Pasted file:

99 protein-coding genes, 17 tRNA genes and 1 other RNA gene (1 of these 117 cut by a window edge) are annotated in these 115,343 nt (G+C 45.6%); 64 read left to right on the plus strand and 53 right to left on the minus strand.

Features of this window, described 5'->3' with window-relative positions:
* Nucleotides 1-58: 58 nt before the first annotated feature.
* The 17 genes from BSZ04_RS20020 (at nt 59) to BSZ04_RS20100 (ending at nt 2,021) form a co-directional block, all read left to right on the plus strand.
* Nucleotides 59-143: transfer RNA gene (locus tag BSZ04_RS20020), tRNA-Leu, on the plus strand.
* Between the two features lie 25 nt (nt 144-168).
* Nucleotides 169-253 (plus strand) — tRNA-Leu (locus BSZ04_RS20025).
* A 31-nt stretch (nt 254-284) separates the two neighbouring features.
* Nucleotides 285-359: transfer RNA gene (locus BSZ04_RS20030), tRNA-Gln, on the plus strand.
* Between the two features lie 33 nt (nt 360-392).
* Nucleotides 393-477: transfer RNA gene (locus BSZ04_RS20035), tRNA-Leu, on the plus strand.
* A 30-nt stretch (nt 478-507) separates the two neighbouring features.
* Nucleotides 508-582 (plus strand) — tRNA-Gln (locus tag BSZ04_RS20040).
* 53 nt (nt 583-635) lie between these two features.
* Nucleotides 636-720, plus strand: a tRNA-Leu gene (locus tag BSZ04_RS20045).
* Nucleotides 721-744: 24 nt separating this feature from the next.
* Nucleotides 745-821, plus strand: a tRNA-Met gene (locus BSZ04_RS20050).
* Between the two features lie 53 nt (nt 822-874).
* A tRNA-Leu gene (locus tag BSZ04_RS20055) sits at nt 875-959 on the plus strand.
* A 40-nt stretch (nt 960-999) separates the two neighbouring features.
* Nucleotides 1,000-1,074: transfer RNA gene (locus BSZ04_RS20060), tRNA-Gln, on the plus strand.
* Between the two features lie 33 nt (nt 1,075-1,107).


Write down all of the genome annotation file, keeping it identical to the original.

99 protein-coding genes, 17 tRNA genes and 1 other RNA gene (1 of these 117 cut by a window edge) are annotated in these 115,343 nt (G+C 45.6%); 64 read left to right on the plus strand and 53 right to left on the minus strand.

Features of this window, described 5'->3' with window-relative positions:
* Nucleotides 1-58: 58 nt before the first annotated feature.
* The 17 genes from BSZ04_RS20020 (at nt 59) to BSZ04_RS20100 (ending at nt 2,021) form a co-directional block, all read left to right on the plus strand.
* Nucleotides 59-143: transfer RNA gene (locus tag BSZ04_RS20020), tRNA-Leu, on the plus strand.
* Between the two features lie 25 nt (nt 144-168).
* Nucleotides 169-253 (plus strand) — tRNA-Leu (locus BSZ04_RS20025).
* A 31-nt stretch (nt 254-284) separates the two neighbouring features.
* Nucleotides 285-359: transfer RNA gene (locus BSZ04_RS20030), tRNA-Gln, on the plus strand.
* Between the two features lie 33 nt (nt 360-392).
* Nucleotides 393-477: transfer RNA gene (locus BSZ04_RS20035), tRNA-Leu, on the plus strand.
* A 30-nt stretch (nt 478-507) separates the two neighbouring features.
* Nucleotides 508-582 (plus strand) — tRNA-Gln (locus tag BSZ04_RS20040).
* 53 nt (nt 583-635) lie between these two features.
* Nucleotides 636-720, plus strand: a tRNA-Leu gene (locus tag BSZ04_RS20045).
* Nucleotides 721-744: 24 nt separating this feature from the next.
* Nucleotides 745-821, plus strand: a tRNA-Met gene (locus BSZ04_RS20050).
* Between the two features lie 53 nt (nt 822-874).
* A tRNA-Leu gene (locus tag BSZ04_RS20055) sits at nt 875-959 on the plus strand.
* A 40-nt stretch (nt 960-999) separates the two neighbouring features.
* Nucleotides 1,000-1,074: transfer RNA gene (locus BSZ04_RS20060), tRNA-Gln, on the plus strand.
* Between the two features lie 33 nt (nt 1,075-1,107).